The concept of poverty traps based on a critical threshold that distinguishes transitory from chronic poverty gives rise to a crucial policy distinction between cargo nets and safety nets. While safety nets are designed to prevent the non‐poor and transitorily poor from falling into chronic poverty, cargo nets are meant to help those who fall below the critical threshold to help them climb out of chronic poverty. The study attempts to determine the factors that affect a beneficiary artisan's decision to use the toolkits provided, i.e. to climb up using the cargo net of improved toolkits and become more active economically.

Design/methodology/approach

The paper is based on primary data collected from the supply of improved toolkits to rural artisans (SITRA) programme in 2001‐2002. It is performed on the dataset consisting of 6,788 observations (beneficiary artisans). Due to some missing data 700 observations could not be used. Thus, only 6,088 observations are considered for the purpose of the ordered logit analysis.

Findings

The paper develops the related concepts of conditional and structural rigidities restraining the movement and studies the role of these rigidities in determining the economic mobility of a beneficiary household when a climbing cargo net is provided. The paper finds that there is strong evidence that governments are confused about the concept of poverty reduction and alleviation strategies. The study reveals that narrower targeting on beneficiaries with lower conditional rigidities is better as they are more likely to use the toolkits and hence increase their income from craftsmanship and so promote both economic growth and poverty reduction.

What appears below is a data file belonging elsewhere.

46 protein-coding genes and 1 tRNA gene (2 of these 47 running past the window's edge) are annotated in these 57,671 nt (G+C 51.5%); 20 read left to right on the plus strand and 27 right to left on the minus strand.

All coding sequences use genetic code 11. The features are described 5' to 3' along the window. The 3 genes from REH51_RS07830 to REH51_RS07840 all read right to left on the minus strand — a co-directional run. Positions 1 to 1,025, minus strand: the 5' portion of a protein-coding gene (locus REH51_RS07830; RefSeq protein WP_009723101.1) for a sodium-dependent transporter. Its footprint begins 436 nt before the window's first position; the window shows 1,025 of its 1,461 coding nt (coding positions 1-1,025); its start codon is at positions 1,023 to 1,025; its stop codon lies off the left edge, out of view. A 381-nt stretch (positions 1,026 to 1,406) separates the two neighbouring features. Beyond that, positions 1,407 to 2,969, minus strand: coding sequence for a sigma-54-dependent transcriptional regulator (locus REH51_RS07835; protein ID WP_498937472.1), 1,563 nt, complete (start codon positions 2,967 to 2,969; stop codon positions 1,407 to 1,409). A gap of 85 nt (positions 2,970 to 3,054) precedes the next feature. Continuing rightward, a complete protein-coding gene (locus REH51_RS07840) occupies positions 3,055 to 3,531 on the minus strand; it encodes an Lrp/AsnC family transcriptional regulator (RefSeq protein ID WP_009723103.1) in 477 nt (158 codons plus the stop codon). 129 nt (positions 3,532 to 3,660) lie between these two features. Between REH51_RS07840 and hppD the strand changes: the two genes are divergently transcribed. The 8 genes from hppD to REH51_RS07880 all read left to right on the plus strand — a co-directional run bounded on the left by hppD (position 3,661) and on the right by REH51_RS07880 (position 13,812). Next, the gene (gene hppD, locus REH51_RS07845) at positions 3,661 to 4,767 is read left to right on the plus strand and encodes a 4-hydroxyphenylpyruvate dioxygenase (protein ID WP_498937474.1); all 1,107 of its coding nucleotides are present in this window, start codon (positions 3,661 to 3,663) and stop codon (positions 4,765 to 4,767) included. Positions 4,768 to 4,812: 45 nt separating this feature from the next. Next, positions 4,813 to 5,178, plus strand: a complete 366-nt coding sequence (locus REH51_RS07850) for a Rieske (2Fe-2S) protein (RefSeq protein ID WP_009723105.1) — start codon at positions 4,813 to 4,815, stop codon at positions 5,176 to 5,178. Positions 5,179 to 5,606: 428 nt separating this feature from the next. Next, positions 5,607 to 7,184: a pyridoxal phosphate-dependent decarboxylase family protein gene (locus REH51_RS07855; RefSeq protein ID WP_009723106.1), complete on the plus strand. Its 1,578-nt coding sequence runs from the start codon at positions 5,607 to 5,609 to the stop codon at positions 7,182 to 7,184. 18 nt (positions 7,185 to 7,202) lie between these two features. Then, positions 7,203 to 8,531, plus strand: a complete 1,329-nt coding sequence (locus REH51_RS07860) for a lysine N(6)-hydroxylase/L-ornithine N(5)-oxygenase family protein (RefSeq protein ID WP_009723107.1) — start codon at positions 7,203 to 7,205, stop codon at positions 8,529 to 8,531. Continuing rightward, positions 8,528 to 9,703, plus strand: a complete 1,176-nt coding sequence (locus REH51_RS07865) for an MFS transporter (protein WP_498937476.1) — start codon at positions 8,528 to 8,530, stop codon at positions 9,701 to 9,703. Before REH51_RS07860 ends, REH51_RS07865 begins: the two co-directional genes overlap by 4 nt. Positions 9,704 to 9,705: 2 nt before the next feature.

Research limitations/implications

The study focuses on a specific poverty alleviation programme. The findings are restricted to a special economic group at all India level. Nonetheless, the study highlights that a thorough understanding of the conditional and structural rigidities faced by a beneficiary artisan and how these affect his economic behaviour would be very useful in both designing and implementation of poverty reduction programmes.